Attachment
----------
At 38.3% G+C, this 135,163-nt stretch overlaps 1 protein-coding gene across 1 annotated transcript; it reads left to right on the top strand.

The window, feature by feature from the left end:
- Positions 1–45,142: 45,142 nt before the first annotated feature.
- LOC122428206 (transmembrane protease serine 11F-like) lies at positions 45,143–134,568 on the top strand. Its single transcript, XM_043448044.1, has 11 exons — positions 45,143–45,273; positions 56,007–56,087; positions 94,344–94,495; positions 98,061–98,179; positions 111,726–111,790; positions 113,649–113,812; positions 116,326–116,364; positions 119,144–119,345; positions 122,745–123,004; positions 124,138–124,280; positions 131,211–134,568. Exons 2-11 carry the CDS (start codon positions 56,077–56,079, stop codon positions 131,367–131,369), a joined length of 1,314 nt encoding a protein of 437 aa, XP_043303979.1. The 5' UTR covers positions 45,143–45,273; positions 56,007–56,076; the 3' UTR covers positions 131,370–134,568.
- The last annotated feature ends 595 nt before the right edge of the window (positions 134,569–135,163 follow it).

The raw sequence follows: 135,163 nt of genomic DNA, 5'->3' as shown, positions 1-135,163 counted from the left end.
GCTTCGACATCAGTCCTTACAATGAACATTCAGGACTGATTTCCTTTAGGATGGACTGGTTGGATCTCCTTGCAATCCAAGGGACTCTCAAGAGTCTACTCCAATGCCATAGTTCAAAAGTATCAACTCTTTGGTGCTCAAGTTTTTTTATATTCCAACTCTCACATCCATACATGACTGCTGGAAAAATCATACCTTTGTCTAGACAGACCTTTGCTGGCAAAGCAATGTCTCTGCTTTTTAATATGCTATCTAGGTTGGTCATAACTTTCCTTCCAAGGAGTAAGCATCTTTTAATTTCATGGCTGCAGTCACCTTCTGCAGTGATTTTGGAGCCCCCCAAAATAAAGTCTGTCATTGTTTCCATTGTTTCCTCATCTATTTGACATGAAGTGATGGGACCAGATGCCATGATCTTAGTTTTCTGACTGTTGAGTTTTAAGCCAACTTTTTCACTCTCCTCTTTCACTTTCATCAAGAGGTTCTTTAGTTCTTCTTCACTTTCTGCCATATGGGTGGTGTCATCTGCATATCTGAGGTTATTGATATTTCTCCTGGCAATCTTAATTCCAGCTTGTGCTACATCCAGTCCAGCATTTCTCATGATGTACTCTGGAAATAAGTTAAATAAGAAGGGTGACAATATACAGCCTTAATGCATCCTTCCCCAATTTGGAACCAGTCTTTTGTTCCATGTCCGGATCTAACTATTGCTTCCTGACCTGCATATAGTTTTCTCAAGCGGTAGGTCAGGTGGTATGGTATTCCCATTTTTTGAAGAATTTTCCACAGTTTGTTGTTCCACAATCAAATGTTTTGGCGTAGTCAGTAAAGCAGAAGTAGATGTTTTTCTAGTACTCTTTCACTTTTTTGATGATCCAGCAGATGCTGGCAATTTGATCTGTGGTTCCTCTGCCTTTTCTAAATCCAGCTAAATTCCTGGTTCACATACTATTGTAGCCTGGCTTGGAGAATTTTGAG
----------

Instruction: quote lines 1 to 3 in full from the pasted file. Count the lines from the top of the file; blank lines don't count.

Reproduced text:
At 38.3% G+C, this 135,163-nt stretch overlaps 1 protein-coding gene across 1 annotated transcript; it reads left to right on the top strand.

The window, feature by feature from the left end:
- Positions 1–45,142: 45,142 nt before the first annotated feature.